People from a planet without flowers would think we must be mad with joy the whole time to have such things about us. ~Iris Murdoch, Irish and British novelist and philosopher
When you have only two pennies left in the world, buy a loaf of bread with one, and a lily with the other. ~Chinese Proverb
Look who decided to bloom!!
And remember this one?
Flowers don’t worry about how they’re going to bloom. They just open up and turn toward the light and that makes them beautiful. ~Jim Carrey, Canadian-American actor and comedian
Maybe we should do more of the same — Happy Spring, everyone!
People from a planet without flowers would think we must be mad with joy the whole time to have such things about us. ~Iris Murdoch, Anglo-Irish novelist
I’ve been putting off as long as I dare the process of buying a new smartphone.
Spring seems to be taking its sweet time about arriving in Central Illinois, but that hasn’t stopped die-hard gardeners from dreaming.
Do-it-yourself stores like Home Depot, big box stores like Walmart, and even some grocery stores are doing their best to capitalize on that fact.
Witness some of these beauties I saw this morning while browsing at Wally World:
My Favorite Domer called me yesterday to wish me a happy Mother’s Day.
“No card. No flowers,” he said. “I just wanted to call and tell you ‘I love you.'”
I had to laugh — it’s easier than crying!
Despite my persistent efforts, Domer has never been a card and flowers kind of guy. Perhaps it’s because he grew up away from his dad, who always did the card and flowers thing when it came to special occasions (thank you, Ex!). Perhaps it’s because Domer never saw his Pa-Pa buy cards and flowers for his grandma.
But I’m convinced it’s because of a new teacher he had when he was an impressionable high school freshman.
One day toward Valentine’s Day, some of the girls in Domer’s class were asking Mr. Young-Attractive-Hot-Shot what kind of flowers he’d purchased for his sweetie. Whereupon, Mr. Young-Attractive-Hot-Shot said he wasn’t giving them, then expounded on his philosophy that flowers were a waste of money. That as soon as you cut flowers, they start to die. That he wouldn’t want anybody special to have to receive dead flowers.
I sincerely hope Mr. Young-Attractive-Hot-Shot had an understanding lady friend. Or has since changed his evil ways!
When Domer was little, as soon as he could print his name, I bought cards and had him give them to special people on special occasions. I never failed to give him cards on special occasions, either.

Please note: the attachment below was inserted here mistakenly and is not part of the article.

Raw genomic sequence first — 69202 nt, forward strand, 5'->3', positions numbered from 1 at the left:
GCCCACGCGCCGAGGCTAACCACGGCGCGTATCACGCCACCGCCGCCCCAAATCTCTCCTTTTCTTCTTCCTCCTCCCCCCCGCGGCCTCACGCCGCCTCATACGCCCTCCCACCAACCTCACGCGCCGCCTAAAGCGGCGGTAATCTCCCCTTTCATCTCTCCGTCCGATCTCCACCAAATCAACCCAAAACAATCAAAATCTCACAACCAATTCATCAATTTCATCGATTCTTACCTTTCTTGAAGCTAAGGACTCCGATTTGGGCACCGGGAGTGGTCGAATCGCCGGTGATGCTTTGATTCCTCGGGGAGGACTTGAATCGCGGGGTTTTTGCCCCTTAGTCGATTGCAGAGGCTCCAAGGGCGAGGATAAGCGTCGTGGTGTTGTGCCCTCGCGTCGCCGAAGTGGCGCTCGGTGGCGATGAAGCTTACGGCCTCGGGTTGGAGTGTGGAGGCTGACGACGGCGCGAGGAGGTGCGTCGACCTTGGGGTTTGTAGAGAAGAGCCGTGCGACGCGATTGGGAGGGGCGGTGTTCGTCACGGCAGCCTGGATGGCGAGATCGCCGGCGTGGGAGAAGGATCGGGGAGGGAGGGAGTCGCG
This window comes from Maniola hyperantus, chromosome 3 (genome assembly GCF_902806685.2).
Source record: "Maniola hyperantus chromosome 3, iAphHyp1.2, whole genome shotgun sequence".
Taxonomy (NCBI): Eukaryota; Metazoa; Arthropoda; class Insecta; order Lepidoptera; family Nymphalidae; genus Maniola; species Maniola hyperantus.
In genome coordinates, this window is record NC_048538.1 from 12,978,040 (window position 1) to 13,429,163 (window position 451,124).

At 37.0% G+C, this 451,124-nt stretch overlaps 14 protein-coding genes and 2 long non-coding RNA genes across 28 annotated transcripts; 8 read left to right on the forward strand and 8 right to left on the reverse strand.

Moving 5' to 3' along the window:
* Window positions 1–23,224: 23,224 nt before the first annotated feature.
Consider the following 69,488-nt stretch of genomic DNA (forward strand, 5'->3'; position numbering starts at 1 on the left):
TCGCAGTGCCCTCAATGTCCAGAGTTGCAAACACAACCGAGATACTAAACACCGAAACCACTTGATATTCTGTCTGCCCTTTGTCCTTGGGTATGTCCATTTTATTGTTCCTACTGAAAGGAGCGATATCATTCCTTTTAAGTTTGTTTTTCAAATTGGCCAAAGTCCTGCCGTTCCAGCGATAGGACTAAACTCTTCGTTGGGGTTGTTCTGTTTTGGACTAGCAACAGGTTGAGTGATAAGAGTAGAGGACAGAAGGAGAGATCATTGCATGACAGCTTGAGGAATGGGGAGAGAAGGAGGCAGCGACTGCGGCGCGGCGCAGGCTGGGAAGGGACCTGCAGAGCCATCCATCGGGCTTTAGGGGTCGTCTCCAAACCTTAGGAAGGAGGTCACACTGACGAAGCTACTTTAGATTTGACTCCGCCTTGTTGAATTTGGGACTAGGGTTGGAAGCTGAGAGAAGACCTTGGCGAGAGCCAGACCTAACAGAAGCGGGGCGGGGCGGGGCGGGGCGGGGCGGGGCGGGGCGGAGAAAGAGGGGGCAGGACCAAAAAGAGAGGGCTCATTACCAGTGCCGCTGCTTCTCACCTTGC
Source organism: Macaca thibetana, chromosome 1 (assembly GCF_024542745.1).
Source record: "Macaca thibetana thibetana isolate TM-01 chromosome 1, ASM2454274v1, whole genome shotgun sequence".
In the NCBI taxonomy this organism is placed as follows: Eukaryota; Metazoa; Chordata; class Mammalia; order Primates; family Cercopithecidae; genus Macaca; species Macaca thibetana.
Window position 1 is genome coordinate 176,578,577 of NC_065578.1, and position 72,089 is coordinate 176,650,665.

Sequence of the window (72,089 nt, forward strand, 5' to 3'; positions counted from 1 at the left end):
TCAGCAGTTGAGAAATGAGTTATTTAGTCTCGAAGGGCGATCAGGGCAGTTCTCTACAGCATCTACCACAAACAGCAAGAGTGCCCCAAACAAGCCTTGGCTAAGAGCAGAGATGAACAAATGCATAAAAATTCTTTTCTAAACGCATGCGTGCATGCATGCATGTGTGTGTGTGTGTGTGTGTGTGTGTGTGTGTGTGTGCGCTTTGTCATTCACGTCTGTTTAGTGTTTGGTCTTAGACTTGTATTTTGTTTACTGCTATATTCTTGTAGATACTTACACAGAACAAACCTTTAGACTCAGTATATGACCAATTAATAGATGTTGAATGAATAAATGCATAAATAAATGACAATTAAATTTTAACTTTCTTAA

Yes, Hallmark loves me — I must be their biggest fan!
But somehow, Domer never got into cards. He told me yesterday that he can’t imagine being an old person and remembering the verse on a card somebody gave him years ago.
I countered that I might not remember the verse when I’m old, but I’ve saved ALL of my cards in boxes so I can wade through them at leisure. “That way, I can remember that once I was a young mom and I was loved,” I added.
“You’re loved now,” was all he said.
And it’s all that needed to be said.
How did you celebrate Mother’s Day 2012?
Call me jaded, but I dislike Valentine’s Day.
Really dislike it.
It started, I think, in grade school, when we were instructed (no, coerced) to provide a Valentine for every member of our class.
Funny how the card manufacturers know just how many kids are in typical classrooms!
Anyway, a few days before the “event,” we’d create these elaborate construction paper envelopes in Art class to hold the Valentines we’d be receiving. Covered with doilies, hearts, and flowers, the envelopes would be things we could treasure.
Little kids of opposite sex rarely like each other (unless you consider those oh-so-private crushes that nobody knew about!). Still, we’d think long and hard about which Valentine card to give to which classmate, hoping the one with the “mushy” verse didn’t go to the kid nobody liked!
Or the teasing would start.
I don’t know what our teachers would have done, had somebody “miscounted” and omitted a classmate. It might have happened, but I didn’t know of it.
When the day was done, we’d carry our treasures home and go through each one, wondering who meant what by the card that was chosen.
Looking back, it was probably nothing more than, “Help me get through this awful chore as fast as possible!”
Fast-forward to my twenties when my dislike of Valentine’s Day was reinforced — big time. One of my grandfathers had to go to the hospital on Feb. 14 for a “routine” medical test on his heart; he never made it out alive.
I know he’s in a better place, but his death cast a pall on the holiday, one that’s hard to put aside.
Today, Valentine’s Day seems like such forced frivolity. An excuse to spend a lot of money buying candy or jewelry or flowers or whatever for your sweetie.
A Hallmark kind of day.
That’s all fine, but if you love someone, should you be telling him/her that every day?
I think I’ll grab a bite of chocolate and ponder that a while!